Livin' it up, American style

Tuesday, October 17, 2006

Does America Need a Draft?

At first the idea seems ludicrous. The draft during the Vietnam war was very unpoplar, and America switched to an All Volunteer Army in 1973. The issue of the draft hadn't been relevant in the following decades of the Cold War. But in this post 9-11 world, the US army is finding itself stetched thin. The military was restructured after the Cold War into a force meant for fighting limited campaigns for limited ends, of limited duration, and with a defined exit strategy. The US is not prepared to fight several troop intensive battles at one time, and that has made America vulnerable and its enemies emboldened. Whether or not one agreed with the decision to go to war in Iraq, American troops are likely to be there for at least the next several years, and there's only so many times the same troops can be redeployed. In fact, many military officials have called for more troops to be sent to Iraq, saying the number there is insufficient to prevent a civil war. America has pulled troops out of South Korea to move to the Middle East, and has let NATO take over most of the operations in Afghanistan so American troops could be sent to Iraq. The recent announcement of a nuclear test by North Korea and similar nuclear rumblings by Iran show just how obvious it is to other countries that America has over extended its troops and military.

So is it time to start talking about reinstating the draft?

US House Rep Charles Rangel (D-NY) wrote a bill in 2003 to do just that. But he was concerned more with the fact that the poor and minorities are overrepresented in the military and share a disproportionate burden of the fighting and dying in Iraq and Afghanistan. He sees the draft as an important way to give middle and upper class families a personal connection to the soldiers and raise awareness of all the death and violence. As Bush was running for reelection in 2004, many people were saying that he would reinstate the draft if elected, depsite numerous denials by his administration. In October of 2004, Republicans ultilized an unusual parlimentary procedure to quickly introduce and bring Rangel's bill to a vote.. The bill failed, 402-2, but served to show that neither Republicans or Democrats wanted to bring back the draft.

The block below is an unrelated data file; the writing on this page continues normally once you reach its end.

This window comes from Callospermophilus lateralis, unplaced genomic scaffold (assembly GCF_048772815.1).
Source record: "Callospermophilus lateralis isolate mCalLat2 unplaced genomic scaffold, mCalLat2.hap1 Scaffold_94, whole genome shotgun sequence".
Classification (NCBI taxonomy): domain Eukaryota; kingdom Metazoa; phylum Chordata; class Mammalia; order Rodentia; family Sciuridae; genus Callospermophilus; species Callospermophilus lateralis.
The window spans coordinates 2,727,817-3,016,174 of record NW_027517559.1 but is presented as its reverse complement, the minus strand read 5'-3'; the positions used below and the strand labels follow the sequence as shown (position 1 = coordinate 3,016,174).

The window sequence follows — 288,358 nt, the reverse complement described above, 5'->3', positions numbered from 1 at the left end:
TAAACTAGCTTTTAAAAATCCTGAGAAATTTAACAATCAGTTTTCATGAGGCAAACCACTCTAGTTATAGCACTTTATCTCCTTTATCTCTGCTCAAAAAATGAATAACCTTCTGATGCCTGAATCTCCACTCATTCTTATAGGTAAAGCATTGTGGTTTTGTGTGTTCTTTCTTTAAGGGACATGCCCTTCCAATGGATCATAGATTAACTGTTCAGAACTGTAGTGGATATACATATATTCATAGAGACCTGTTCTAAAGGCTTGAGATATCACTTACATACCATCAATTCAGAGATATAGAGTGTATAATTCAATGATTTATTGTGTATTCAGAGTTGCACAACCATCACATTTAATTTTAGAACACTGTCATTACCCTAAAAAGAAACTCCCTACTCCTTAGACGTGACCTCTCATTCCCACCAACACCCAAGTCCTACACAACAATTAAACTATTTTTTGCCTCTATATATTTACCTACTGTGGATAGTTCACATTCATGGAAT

It seems like such a politically unpoplar idea will not be put back into practice anytime soon. But can America afford to not have a draft? If we are going to take on the mantle of being the world's military superpower, we need to have the manpower to credibly back that claim. If North Korea continues to test nuclear weapons, and makes a troop offensive into South Korea, will we be able to support our long time ally? Will America have enough military power to stop a crazy dictator, one who we know for sure has weapons of mass destruction? Or will our enemies call our bluff, as North Korea already has.

We also need to draft to serve as America's conscience; perhaps administration officials and congressmen would have thought twice before authorizing war in Iraq if their sons and daughters were the ones who would have to do the fighting. And what will happen if there is no draft and we must go to war in another country? We've already made it clear how little importance we place in military coalitions or the United Nations. What is America going to do if there's another war?


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